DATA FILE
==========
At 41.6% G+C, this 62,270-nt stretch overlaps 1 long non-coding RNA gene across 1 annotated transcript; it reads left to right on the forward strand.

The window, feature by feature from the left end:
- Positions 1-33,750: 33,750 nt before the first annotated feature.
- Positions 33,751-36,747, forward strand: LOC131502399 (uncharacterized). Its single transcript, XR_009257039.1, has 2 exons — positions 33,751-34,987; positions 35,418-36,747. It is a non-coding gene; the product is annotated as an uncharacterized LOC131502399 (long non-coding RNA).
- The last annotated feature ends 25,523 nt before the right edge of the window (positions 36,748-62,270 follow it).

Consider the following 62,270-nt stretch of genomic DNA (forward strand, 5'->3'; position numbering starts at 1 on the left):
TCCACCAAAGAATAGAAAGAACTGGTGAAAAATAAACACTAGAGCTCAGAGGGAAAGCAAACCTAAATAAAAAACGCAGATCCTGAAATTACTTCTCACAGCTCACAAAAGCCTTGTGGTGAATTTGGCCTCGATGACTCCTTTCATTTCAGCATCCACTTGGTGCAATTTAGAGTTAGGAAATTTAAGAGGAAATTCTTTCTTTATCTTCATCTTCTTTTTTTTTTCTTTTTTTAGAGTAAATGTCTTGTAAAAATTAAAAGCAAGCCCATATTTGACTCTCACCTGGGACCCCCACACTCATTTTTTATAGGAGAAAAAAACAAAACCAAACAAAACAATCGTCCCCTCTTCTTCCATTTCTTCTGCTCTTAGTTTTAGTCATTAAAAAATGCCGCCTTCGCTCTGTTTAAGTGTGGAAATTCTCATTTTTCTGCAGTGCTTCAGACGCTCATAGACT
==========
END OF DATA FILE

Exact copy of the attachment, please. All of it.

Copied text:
At 41.6% G+C, this 62,270-nt stretch overlaps 1 long non-coding RNA gene across 1 annotated transcript; it reads left to right on the forward strand.

The window, feature by feature from the left end:
- Positions 1-33,750: 33,750 nt before the first annotated feature.
- Positions 33,751-36,747, forward strand: LOC131502399 (uncharacterized). Its single transcript, XR_009257039.1, has 2 exons — positions 33,751-34,987; positions 35,418-36,747. It is a non-coding gene; the product is annotated as an uncharacterized LOC131502399 (long non-coding RNA).
- The last annotated feature ends 25,523 nt before the right edge of the window (positions 36,748-62,270 follow it).

Consider the following 62,270-nt stretch of genomic DNA (forward strand, 5'->3'; position numbering starts at 1 on the left):
TCCACCAAAGAATAGAAAGAACTGGTGAAAAATAAACACTAGAGCTCAGAGGGAAAGCAAACCTAAATAAAAAACGCAGATCCTGAAATTACTTCTCACAGCTCACAAAAGCCTTGTGGTGAATTTGGCCTCGATGACTCCTTTCATTTCAGCATCCACTTGGTGCAATTTAGAGTTAGGAAATTTAAGAGGAAATTCTTTCTTTATCTTCATCTTCTTTTTTTTTTCTTTTTTTAGAGTAAATGTCTTGTAAAAATTAAAAGCAAGCCCATATTTGACTCTCACCTGGGACCCCCACACTCATTTTTTATAGGAGAAAAAAACAAAACCAAACAAAACAATCGTCCCCTCTTCTTCCATTTCTTCTGCTCTTAGTTTTAGTCATTAAAAAATGCCGCCTTCGCTCTGTTTAAGTGTGGAAATTCTCATTTTTCTGCAGTGCTTCAGACGCTCATAGACT